In early maps the place was often transposed with Durley Chine.
During World War II, Robert Louis Stevenson's house Skerryvore, at the head of the chine, was severely damaged by bombs during a destructive and lethal raid on Bournemouth on the night of 15–16 November 1940. Despite a campaign to save it, the building was demolished.
The chine gives its name to a number of local features, Alum Chine Beach being the most obvious, and to an area of the town and a telephone exchange.
A ship, the Alum Chine, destroyed in a dynamite explosion in 1913 was also named after the chine.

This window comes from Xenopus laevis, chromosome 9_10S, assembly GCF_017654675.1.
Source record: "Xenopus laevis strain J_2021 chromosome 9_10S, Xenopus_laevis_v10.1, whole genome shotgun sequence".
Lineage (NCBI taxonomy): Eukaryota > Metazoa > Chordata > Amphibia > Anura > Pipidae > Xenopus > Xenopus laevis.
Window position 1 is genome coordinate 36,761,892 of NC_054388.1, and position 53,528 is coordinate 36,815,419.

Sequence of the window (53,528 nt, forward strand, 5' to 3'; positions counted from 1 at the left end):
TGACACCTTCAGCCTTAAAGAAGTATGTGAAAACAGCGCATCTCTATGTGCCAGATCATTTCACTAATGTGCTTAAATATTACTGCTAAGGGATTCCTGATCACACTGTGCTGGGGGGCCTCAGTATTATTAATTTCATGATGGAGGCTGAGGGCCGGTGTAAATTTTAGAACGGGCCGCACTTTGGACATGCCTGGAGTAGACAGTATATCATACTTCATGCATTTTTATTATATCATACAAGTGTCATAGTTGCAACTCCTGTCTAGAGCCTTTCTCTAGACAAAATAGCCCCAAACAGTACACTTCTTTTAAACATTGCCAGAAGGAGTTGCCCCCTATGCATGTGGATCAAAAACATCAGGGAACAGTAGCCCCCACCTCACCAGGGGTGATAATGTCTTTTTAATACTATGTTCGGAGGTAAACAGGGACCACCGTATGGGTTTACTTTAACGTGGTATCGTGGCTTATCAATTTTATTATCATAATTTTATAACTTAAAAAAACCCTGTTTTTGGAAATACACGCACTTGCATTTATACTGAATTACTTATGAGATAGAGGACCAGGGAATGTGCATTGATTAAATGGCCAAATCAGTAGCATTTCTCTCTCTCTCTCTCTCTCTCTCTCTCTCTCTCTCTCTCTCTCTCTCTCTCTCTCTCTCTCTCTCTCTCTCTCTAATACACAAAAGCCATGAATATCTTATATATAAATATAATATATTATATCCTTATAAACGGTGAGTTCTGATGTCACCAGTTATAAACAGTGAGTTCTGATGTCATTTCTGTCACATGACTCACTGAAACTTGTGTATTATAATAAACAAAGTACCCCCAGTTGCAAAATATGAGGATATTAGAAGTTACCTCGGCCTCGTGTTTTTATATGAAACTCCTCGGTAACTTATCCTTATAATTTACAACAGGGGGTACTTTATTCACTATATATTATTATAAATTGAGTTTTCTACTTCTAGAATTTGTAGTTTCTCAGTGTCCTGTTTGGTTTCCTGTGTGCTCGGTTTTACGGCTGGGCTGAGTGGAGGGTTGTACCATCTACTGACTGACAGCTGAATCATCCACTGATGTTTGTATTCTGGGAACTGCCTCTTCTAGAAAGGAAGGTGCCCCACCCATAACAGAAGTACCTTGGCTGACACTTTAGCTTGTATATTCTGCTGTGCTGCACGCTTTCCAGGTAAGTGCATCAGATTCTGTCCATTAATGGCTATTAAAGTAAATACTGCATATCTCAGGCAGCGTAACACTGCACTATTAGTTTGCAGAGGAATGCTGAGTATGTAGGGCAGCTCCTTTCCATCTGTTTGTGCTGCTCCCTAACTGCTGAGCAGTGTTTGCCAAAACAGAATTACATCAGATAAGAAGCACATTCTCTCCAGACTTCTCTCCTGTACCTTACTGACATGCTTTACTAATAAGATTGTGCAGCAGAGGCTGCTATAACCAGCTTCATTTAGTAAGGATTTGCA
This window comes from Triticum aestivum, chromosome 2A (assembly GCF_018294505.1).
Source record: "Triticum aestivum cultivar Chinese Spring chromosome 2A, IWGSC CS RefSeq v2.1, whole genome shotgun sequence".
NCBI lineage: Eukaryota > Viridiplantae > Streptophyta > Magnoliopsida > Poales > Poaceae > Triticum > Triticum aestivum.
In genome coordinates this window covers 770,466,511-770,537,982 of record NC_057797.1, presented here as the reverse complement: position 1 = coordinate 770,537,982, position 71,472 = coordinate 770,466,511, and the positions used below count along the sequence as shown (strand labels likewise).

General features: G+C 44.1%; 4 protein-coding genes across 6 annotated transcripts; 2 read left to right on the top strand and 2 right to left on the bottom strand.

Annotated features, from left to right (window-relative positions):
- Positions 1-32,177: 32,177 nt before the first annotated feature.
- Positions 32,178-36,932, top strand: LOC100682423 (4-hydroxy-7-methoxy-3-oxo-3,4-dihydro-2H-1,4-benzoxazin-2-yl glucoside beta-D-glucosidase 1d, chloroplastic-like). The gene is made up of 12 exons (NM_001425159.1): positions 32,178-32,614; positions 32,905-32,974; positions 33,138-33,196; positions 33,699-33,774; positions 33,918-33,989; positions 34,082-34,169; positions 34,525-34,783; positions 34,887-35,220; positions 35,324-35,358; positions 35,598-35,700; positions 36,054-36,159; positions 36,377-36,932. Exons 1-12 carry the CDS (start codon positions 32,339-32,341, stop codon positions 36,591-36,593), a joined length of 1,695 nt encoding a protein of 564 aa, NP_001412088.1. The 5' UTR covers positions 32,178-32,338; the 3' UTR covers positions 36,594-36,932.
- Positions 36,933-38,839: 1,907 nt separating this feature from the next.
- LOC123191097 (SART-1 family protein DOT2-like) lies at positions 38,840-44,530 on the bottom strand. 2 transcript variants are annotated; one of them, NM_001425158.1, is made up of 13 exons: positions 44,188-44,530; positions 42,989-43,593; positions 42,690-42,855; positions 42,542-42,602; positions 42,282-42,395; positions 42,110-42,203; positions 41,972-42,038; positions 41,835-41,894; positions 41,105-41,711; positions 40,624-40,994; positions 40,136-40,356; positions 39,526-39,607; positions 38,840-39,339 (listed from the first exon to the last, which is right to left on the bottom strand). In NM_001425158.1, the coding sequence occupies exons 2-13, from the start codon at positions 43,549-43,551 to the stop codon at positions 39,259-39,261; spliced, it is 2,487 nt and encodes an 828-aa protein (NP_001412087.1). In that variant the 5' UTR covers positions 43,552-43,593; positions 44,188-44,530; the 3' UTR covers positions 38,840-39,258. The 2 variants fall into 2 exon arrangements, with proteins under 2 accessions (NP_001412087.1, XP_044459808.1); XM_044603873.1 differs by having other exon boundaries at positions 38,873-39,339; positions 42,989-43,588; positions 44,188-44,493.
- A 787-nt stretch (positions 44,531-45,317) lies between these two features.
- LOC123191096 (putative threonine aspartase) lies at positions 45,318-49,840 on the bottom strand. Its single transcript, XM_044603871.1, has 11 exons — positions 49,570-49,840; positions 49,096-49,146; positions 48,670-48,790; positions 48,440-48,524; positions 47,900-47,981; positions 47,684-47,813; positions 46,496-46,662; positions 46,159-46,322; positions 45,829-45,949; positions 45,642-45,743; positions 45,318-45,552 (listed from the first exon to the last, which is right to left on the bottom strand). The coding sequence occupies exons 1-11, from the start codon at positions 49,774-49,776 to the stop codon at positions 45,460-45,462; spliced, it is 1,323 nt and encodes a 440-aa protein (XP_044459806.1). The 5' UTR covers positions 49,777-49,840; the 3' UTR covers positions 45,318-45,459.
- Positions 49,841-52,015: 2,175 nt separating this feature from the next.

- Philip Brannon (1856). The Illustrated Historical and Picturesque Guide to Poole and Bournemouth, and the Surrounding Country: Including Christchurch, Wimborne, Wareham, Corfe Castle, Swanage, and the Isle of Purbeck. Bournemouth: R. Sydenham.
- Sean O'Connor (27 February 2014). Handsome Brute: The True Story of a Ladykiller. Simon and Schuster. ISBN 978-1-4711-0135-9.